finding the right co-founders is important

We’re halfway through the Zeroth accelerator now. It’s been a freaking grind. The daytime is filled with going out to talk to customers. In the evening, we have dinner and talk about what we learned from those customers. The workday doesn’t stop there. We go back to our dungeon for all night coding sessions.

Rinse and repeat. Every single day.

Also Read: What startup accelerators really give you: Our top 5 takeaways from Zeroth


We ate the head of this piggy. Fearless in food and startups — fuel for the dungeon coding sessions.

It’s freaking exhausting. One powerful force that keeps us going (in addition to the free flat-whites from WeWork) is working with great co-founders. Any time someone reaches a breaking point, someone else is there to pick the other right back up.

  • “OMG, we have to rebuild the whole damn bot infrastructure.”
  • “Sh*t our whole user flow changes from Facebook to Slack. I have 1 hour to redesign this. Someone is trying to sign up right now.”
  • “Argh, our runway is only 10-months. We gotta execute now, now, now!”

It’s hard to predict when those breaking points will come for each person. There are hurdles. There are distractions. Nothing ever works out as planned. Working with great co-founders helps you get through the tough times.

Let’s get ‘em!
-Team Rocco

Here are some thoughts we’ve gathered from across our network:

Thomas Pun, Growth at Stripe and advisor to early stage startups:

“After the breakup in my first YC startup, my ego took over and I deceived myself into thinking I was capable of turning the company around as a single founder. I thought I could work twice as hard to compensate. How silly was I.”

YuHsuan Chao, Co-founder at Botimize:

“I’ve known my co-founder for 8+ years. Botimize is our 9th project together. We’ve spent too many sleepless nights together with our team. We’ve been financially bootstrapping most of the time doing everything it takes to survive. It takes living around the poverty line for months and working under pressure to see the best and worst in each other. What doesn’t kill a team just makes it stranger. We’re happy being the strange ones together.”

Queen Joseph, Customer Success Manager at http://www.queenjoseph.me:

“I was an Independent Consultant for years and worked directly with a few co-founders on freelance and contract projects. The great co-founders that I’ve worked with knew the value of communication with everyone on their team, the importance of transparency, fostered collaboration, had a vision for their company, focused on things that mattered at that moment and had good follow through. What I’ve learned from that experience:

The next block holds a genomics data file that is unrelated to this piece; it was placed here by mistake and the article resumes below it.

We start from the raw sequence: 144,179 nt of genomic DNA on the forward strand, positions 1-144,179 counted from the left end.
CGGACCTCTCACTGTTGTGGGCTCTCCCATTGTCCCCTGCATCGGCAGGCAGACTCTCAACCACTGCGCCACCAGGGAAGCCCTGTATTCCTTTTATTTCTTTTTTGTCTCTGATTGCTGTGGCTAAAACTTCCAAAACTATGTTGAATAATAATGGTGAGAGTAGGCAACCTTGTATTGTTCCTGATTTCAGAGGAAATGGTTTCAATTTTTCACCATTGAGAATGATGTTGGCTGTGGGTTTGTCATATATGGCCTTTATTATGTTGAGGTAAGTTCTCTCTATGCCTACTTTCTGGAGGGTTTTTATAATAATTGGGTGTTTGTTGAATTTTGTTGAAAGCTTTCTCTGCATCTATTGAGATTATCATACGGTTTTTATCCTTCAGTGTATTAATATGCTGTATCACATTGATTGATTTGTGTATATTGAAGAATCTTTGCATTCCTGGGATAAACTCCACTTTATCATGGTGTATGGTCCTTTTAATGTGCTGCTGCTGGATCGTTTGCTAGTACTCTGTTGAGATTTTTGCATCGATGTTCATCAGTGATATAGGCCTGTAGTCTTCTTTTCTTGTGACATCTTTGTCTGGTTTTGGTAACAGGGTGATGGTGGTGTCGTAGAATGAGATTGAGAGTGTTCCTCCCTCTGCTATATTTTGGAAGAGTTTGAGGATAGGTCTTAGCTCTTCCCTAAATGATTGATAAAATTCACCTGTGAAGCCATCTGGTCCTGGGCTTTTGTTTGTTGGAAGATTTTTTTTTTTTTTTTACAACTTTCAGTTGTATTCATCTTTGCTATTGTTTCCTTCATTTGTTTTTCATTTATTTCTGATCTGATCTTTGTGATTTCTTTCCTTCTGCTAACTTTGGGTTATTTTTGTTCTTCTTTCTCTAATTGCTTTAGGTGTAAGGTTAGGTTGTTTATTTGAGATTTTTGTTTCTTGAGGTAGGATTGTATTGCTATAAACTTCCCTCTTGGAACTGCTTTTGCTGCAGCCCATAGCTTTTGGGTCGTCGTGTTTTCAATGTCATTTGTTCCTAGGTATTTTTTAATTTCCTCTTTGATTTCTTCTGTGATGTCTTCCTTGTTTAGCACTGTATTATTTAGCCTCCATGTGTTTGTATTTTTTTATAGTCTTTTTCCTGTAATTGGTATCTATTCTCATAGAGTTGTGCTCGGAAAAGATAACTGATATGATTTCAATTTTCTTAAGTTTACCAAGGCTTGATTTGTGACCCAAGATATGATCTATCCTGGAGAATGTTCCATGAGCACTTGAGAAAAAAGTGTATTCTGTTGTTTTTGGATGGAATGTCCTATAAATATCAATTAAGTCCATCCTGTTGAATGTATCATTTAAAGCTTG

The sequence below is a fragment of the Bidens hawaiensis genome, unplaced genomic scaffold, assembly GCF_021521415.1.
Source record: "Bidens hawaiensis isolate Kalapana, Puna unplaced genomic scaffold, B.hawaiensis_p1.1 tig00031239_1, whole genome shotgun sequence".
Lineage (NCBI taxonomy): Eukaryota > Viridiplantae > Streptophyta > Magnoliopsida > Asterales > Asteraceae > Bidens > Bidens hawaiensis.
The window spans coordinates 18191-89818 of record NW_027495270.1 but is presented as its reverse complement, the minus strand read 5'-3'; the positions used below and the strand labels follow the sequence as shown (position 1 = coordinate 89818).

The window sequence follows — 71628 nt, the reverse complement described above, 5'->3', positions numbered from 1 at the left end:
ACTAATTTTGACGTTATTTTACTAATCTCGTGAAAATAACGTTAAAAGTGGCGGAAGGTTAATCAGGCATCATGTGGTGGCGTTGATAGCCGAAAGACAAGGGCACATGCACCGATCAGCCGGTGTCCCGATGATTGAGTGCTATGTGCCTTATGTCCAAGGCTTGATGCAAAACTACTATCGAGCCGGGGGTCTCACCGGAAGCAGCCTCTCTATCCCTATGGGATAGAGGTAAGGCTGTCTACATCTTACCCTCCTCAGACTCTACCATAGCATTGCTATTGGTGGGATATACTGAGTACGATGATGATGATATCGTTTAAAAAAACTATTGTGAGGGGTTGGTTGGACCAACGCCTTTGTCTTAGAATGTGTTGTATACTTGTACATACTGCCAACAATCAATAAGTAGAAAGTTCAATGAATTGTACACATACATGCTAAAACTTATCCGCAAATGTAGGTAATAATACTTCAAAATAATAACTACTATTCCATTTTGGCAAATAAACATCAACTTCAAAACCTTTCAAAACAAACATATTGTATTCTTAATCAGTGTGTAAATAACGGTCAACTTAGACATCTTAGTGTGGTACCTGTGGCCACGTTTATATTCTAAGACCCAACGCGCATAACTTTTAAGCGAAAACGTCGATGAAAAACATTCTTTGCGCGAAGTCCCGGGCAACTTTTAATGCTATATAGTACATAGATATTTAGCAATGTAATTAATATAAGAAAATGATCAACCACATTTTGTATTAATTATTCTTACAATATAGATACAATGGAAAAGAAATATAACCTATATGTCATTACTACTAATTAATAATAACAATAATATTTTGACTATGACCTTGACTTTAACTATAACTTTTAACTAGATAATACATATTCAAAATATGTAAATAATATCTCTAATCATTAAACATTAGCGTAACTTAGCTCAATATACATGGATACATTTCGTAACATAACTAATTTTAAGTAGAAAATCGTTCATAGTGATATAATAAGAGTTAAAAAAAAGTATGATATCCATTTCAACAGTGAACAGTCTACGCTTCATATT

1. Think like a Founder even if you’re an employee or contractor.
  2. Always do more than expected.
  3. Co-founders may not have all of the answers (and it’s okay) but they find people who do.”

Also Read: Bootstrapping your MVP: 5 contrarian tips for doing your side hustle

The Rounded Strategy Team:

“The best part about the ‘Rounded Strategy’ team that we still exist as a set of cofounders for the last four years. We invest (after hours) in huge bolts of energy. We don’t have money, but we don’t want to rely on someone else’s money and interests.

The second, last, but not least, part is the creative freedom! Only proper co-founders or artists can say that. Can you imagine me talking to some heavy weight investor about our business-model? He wasn’t too impressed when I said, “Well … there is no premium bu*****t currency because it is not fair play.”

Aileen Schultz, Founder at a semi-stealth company:

“The only thing motivating me to move forward with building a company, is the other people involved: my first clients, prospective partners, and everyone that supports the idea, not because it’s me, but because the idea makes sense — period.”

Jeff Kinsey, Entrepreneur/Educator/Speaker at Marketing Mad Man:

“I have had a number of co-founders. Some good. Some not so good. And a few great — actually amazing — co-founders that I now consider family. As you point out one measure is the ability to help pick others up when they hit the wall. And in any startup worth it’s weight in ramen noodles, it will occur often.”

What are your thoughts and experiences around co-founders? Would love to share with the rest of the community!

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